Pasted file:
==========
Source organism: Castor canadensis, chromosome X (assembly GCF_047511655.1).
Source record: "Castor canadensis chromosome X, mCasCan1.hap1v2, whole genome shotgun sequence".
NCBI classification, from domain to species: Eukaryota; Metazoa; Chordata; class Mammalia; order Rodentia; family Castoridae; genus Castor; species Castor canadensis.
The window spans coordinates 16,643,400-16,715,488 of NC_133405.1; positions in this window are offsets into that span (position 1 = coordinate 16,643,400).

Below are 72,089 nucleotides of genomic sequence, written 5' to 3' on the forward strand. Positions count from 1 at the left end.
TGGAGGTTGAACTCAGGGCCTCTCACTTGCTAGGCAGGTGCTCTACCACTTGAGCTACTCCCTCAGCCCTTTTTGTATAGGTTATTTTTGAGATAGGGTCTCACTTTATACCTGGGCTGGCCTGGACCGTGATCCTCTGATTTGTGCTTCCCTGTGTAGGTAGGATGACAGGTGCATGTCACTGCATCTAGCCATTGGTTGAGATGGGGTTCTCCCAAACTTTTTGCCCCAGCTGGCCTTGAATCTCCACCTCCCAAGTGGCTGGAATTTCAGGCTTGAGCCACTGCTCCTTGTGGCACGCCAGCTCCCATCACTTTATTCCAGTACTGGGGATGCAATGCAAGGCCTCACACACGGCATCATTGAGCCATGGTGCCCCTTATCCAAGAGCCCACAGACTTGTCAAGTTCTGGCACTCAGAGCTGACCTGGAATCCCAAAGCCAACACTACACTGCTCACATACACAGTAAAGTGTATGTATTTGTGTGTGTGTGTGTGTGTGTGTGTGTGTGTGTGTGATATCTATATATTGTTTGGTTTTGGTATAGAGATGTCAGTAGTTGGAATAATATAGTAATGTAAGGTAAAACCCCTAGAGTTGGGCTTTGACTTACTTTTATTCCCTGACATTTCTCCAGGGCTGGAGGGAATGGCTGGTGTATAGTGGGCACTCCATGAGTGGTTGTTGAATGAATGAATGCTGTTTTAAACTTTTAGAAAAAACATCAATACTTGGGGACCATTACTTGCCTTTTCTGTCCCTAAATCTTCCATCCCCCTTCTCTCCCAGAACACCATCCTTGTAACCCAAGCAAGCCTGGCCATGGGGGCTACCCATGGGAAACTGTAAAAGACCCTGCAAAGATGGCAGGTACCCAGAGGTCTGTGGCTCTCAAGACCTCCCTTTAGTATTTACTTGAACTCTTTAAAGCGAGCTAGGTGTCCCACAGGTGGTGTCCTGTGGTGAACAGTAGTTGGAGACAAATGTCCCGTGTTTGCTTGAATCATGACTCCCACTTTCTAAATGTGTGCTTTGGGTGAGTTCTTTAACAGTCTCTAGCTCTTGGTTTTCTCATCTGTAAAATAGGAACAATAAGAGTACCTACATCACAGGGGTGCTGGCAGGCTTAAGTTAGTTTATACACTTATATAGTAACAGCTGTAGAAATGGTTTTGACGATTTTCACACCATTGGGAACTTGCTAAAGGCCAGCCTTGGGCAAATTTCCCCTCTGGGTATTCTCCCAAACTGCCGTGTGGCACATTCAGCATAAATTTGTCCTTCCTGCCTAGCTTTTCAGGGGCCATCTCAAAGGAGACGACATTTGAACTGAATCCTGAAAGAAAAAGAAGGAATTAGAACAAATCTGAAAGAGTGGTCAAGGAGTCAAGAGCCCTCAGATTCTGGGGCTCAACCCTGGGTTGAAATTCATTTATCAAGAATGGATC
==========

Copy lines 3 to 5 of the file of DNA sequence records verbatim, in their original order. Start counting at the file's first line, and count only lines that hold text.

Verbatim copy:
NCBI classification, from domain to species: Eukaryota; Metazoa; Chordata; class Mammalia; order Rodentia; family Castoridae; genus Castor; species Castor canadensis.
The window spans coordinates 16,643,400-16,715,488 of NC_133405.1; positions in this window are offsets into that span (position 1 = coordinate 16,643,400).

Below are 72,089 nucleotides of genomic sequence, written 5' to 3' on the forward strand. Positions count from 1 at the left end.